Eric Levin-Hatz .... i/o coordinator: Pixomondo
Jonathan Spencer Levy .... compositor: Pixomondo (as Spencer Levy)
Theresa Ellis Rygiel .... compositor: Pixomondo (as Theresa Ellis)
Jay Worth .... visual effects supervisor: Los Angeles
O.T. Hight .... visual effects artist (uncredited)
Adica Manis .... visual effects producer (uncredited)
Steven Meyer .... compositing supervisor (uncredited)
Christina M. Murguia .... visual effects artist (uncredited)
Aileen Cairns Murray .... visual effects artist (uncredited)
Davy Nethercutt .... digital compositor (uncredited)
John J. Renzulli .... digital compositor (uncredited)
Lars Simkins .... visual effects artist (uncredited)
Fringe .... stunt coordinator and stunt double, Ana Torv
Rick Pearce .... stunt coordinator
Maja Aro .... stunt double: Anna Torv (uncredited)
Atlin Mitchell .... stunt double: Anna Torv (uncredited)
Camera and Electrical Department
David J. Dawson .... key grip (as David Dawson)
David S. Warner .... gaffer (as David Warner)
Andre Gheorghiu .... motion picture video coordinator (uncredited)
Mark Lunn .... assistant camera (uncredited)
Ryan McMaster .... second unit photography (uncredited)
Ted Smith .... first assistant: second unit (uncredited)
Christopher Tammaro .... "a" camera operator (uncredited)
Scott Wallace .... video playback operator (uncredited)
Casting Department
Corinne Clark .... casting: Canada
Sara Isaacson .... casting associate
Jennifer Page .... casting: Canada
Editorial Department
Chris Miyasaki .... post coordinator
Chad Rubel .... assistant editor
Kyle Cunningham .... executive sales assistant: Technicolor Creative Services Vancouver (uncredited)
George Manno .... colorist (uncredited)
Jaan Spirka .... colorist: dailies (uncredited)
Location Management
Scott Walden .... location manager
Bill Burns .... location scout (uncredited)
Julian Marles .... location production assistant (uncredited)
Tom Teotico .... location scout (uncredited)
Music Department
J.J. Abrams .... main title theme by
Paul Apelgren .... music editor
Billy Gottlieb .... music supervisor
Charles Scott IV .... music supervisor (as Charles L. Scott IV)
Frank Macchia .... music preparation (uncredited)
Transportation Department
Mike Zosiuk .... transportation security captain (uncredited)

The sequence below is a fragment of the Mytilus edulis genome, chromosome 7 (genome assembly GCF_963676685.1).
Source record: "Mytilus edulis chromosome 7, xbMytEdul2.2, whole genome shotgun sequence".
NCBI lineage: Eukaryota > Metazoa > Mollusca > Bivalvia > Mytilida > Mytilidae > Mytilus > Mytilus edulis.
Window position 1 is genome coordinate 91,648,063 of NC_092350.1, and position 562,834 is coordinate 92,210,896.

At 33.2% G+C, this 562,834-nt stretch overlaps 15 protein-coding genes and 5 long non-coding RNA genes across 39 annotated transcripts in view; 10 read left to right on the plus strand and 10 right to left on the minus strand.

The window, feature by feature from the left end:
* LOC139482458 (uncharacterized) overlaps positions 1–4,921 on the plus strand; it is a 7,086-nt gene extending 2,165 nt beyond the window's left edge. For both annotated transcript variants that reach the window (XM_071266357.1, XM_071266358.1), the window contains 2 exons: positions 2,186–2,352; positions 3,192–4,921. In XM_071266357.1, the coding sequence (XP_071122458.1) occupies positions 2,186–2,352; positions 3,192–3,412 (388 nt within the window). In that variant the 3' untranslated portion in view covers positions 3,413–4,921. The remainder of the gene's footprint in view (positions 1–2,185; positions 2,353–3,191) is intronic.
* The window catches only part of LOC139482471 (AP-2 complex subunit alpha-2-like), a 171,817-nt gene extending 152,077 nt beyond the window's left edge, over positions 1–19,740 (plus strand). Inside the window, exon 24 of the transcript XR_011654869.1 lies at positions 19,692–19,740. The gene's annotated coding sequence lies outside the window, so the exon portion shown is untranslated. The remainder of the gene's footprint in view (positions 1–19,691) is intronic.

Other crew
Robert Chiappetta .... story editor
Jennifer Giannone .... assistant accountant
Ethan Gross .... story editor
Andrew Kramer .... main title design
Anita Meehan-Truelove .... production coordinator (as Anita Truelove)
Graham Roland .... executive story editor
Reba Rowe .... production assistant
Glen Whitman .... story editor
Lisa Wilder .... script supervisor
Kristin Cantrell .... script coordinator (uncredited)
Amy D'Alessandro .... titles by (uncredited)
Les Ford .... computer playback designer (uncredited)
Anji Freeland .... payroll (uncredited)
Adam Hann-Byrd .... writers production assistant (uncredited)
Krista Huppert .... payroll: crew: Crew (uncredited)
Asia Mechikoff .... assistant to show runner (uncredited)
Nathaniel Moher .... assistant production coordinator (uncredited)
Jennifer Nick .... second assistant production coordinator (uncredited)
Bonny Northcott .... assistant: location manager (uncredited)
Tyler Scott .... production assistant (uncredited)
Suzanne E. Smith .... assistant accountant (uncredited)
Max Torroba .... playback coordinator (uncredited)
Sean Wolput .... key production assistant (uncredited)
Crew believed to be complete

Production CompaniesDistributorsOther Companies

Additional Details

44 min
Sound Mix:

Did You Know?

In Massive Dynamic when Peter and Walter are in the hallway Walter glances in a room and sees scientists using a small transporter. Like in Star Trek. The show creator, J.J. Abrams, directed the Star Trek remake that had recently come out months earlier.See more »
Errors made by characters (possibly deliberate errors by the filmmakers): Astrid says there were five victims at the first crime scene, but there were six (two criminals and four family members).See more »
Dr. Walter Bishop:Kent Street. I frequented a massage parlor just around the corner. I used to get off right here.